Yeah. So measuring engagement is indeed what you’ve just said, it’s measuring a data point, right? Or maybe it’s multiple data points, that give us an overarching engagement data point. But engagement in itself does not guarantee a certain level of performance for an organization, engagement by a multitude of people does not guarantee organizational performance, revenue generation, or profitability, it also doesn’t guarantee someone’s going to stay with you. Right. And so now it is a data point that allows us to better understand that, that this might, it’s an indicator for us. But instead, I think what we have to look at taking a step back as leaders and look more broadly, at what type of culture are recreating and the people that we’re bringing into that culture, do they match what we’re trying to do and what outcomes that we’re after? And so, engagements, not about taking a bunch of people and doing trying to figure out how do we find the gaps? And then we’re just going to close those gaps. That’s traditional engagement, organizational development.
Jason Jones, Ph.D. [13:15]
Now we have research that shows us there are these micro factors, and micro factors are a number of things like a person’s personality, right, that’s a micro factor that you are not going to change in someone. Right. So it’s important for us to understand what that is, how about economic headwinds, that’s a micro factor, right, a person’s sense of what is meaningful to them, and purposeful for them. That’s a micro factor. And these things are much more important. And what we see from the data is more impactful for overall engagement and performance within a person’s job and their enjoyment and their loyalty than just looking at and saying, Oh, we’ve got an engagement score for them.
Jason Jones, Ph.D. [13:58]
So I think any leader, what you want to do is think of this and much more broadly, and about how we go about understanding people and their individual differences. And then matching this what I call the activator approach, the activator approach is how we’re having these conversations that match a person’s sense of meaningfulness values, even their personality. align those, how do we have conversations that help them align those with what their work is. And when we are able to do that, that then really activates and sparks this connection between what a person does every day and their in their job and who they are as a person and creates that that glue that will obviously help them with motivation, engagement, and then also performance.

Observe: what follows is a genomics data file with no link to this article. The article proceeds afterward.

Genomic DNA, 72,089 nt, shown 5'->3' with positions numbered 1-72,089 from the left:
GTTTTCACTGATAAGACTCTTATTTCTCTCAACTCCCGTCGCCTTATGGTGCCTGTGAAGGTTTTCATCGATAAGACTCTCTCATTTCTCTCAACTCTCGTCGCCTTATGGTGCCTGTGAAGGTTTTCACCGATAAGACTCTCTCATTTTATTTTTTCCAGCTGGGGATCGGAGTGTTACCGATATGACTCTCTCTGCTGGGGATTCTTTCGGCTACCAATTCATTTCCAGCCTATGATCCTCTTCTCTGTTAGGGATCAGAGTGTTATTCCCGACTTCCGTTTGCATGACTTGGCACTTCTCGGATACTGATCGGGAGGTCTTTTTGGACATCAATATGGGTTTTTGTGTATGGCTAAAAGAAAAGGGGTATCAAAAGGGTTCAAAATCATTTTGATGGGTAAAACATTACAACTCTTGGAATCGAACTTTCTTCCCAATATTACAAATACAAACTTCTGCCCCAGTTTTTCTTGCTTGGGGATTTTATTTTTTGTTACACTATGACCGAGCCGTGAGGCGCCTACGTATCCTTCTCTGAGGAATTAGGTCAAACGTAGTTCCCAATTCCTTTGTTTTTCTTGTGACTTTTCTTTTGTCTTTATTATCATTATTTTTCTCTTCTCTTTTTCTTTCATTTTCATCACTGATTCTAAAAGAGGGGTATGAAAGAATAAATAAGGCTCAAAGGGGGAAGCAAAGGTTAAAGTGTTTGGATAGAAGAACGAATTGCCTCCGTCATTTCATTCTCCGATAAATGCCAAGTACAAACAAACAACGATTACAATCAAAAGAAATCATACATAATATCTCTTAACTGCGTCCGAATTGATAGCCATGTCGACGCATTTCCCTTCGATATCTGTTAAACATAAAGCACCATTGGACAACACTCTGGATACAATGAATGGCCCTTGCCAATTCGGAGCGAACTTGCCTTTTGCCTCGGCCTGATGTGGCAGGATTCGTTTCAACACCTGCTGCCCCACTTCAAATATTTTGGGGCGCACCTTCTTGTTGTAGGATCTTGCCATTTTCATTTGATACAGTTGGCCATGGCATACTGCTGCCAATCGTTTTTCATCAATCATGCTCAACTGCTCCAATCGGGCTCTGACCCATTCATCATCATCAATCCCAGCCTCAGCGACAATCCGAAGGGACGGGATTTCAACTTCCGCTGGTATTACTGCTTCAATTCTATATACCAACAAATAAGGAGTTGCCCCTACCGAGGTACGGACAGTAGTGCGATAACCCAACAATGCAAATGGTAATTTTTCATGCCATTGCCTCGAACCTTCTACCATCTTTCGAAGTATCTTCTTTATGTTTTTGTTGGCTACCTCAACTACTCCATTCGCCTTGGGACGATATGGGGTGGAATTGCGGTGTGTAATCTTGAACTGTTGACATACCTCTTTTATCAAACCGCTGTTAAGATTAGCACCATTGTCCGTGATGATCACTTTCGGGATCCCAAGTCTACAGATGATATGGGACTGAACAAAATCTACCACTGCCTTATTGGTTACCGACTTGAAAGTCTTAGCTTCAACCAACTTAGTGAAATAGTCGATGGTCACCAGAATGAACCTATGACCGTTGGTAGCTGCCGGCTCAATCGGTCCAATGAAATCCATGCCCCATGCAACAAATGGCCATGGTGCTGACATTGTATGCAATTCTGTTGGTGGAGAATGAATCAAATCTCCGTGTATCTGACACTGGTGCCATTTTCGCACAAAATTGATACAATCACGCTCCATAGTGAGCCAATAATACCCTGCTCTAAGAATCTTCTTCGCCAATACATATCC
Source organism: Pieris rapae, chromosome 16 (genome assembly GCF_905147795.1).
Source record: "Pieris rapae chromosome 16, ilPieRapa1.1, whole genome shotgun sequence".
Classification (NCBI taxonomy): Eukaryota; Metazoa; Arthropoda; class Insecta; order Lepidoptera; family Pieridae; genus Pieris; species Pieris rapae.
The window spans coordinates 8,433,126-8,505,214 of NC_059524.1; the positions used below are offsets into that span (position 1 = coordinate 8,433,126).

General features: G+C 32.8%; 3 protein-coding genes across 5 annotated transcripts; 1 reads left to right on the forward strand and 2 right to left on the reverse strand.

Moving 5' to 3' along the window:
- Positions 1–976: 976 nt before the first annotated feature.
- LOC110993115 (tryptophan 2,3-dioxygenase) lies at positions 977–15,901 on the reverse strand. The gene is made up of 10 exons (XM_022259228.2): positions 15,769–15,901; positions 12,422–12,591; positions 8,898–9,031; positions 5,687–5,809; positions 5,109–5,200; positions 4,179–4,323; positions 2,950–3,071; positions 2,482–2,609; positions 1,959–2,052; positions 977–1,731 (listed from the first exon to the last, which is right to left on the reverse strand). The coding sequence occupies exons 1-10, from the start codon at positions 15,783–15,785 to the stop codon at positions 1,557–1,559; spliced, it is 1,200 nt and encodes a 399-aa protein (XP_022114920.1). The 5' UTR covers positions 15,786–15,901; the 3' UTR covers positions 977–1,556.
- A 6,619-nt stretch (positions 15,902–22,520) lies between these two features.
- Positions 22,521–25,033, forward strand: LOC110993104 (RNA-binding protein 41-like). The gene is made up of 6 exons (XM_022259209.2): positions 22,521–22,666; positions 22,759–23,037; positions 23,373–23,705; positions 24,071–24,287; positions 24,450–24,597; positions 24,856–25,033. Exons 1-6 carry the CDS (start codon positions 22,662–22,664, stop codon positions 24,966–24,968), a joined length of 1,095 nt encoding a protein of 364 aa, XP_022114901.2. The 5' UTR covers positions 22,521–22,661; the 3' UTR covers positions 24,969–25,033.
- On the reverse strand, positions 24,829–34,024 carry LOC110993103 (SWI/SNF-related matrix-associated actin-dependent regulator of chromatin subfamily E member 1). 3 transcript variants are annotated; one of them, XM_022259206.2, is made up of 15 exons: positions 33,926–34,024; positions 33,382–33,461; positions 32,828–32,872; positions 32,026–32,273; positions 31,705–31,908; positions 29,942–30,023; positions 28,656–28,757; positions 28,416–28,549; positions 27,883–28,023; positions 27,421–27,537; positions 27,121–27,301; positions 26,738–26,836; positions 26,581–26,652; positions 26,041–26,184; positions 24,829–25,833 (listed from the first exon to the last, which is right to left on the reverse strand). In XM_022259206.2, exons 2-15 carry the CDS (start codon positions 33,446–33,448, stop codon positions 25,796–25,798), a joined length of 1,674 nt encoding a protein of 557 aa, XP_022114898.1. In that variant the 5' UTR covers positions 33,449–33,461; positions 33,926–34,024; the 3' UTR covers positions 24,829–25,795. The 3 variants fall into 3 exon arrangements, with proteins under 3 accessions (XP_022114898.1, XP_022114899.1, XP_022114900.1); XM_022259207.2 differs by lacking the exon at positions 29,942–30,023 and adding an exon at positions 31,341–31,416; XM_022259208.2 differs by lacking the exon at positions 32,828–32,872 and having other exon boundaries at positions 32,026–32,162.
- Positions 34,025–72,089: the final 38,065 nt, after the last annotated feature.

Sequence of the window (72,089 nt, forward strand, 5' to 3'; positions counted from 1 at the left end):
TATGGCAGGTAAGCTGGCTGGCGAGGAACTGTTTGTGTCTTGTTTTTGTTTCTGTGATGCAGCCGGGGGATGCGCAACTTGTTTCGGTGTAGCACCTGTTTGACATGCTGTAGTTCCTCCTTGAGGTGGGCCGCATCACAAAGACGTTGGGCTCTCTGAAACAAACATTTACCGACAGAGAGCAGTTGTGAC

Now, hold on for a second, we’ve been talking to Dr. Jason Jones, about his new book Activator. I was one of the beta readers behind this and I really want to support him because this message is very important. He simplifies many of the key aspects of You becoming a better leader using brain science. But you don’t need a brain science degree, because he’s the one with the degree. And he’s simplified it for you as a leader. If you want to go ahead and take advantage of this special offer, he has just gone to theactivatorbook.com, you have to put the theactivatorbook.com, you can not only buy the book, but you get bonuses to help you become a better leader. There are six specific bonuses and a quiz that was specifically engineered to help you be the leader that you can be for your people. Just go to theactivatorbook.com. support my friend, Jason, learn new techniques and leadership. And as always be the leader that you really want to be. Now back to the interview with Dr. Jason Jones.
Gene Hammett [15:48]
I love you so much inside there, Jason. So thanks for sharing that breaking it down for us. You’ve also talked a lot about motivation inside the book, you actually give four different styles. Not that I’m going to try to test you on this. But I really like the section of really looking at how we’re motivating others. Can you walk us through those four styles of motivation?
Jason Jones, Ph.D. [16:08]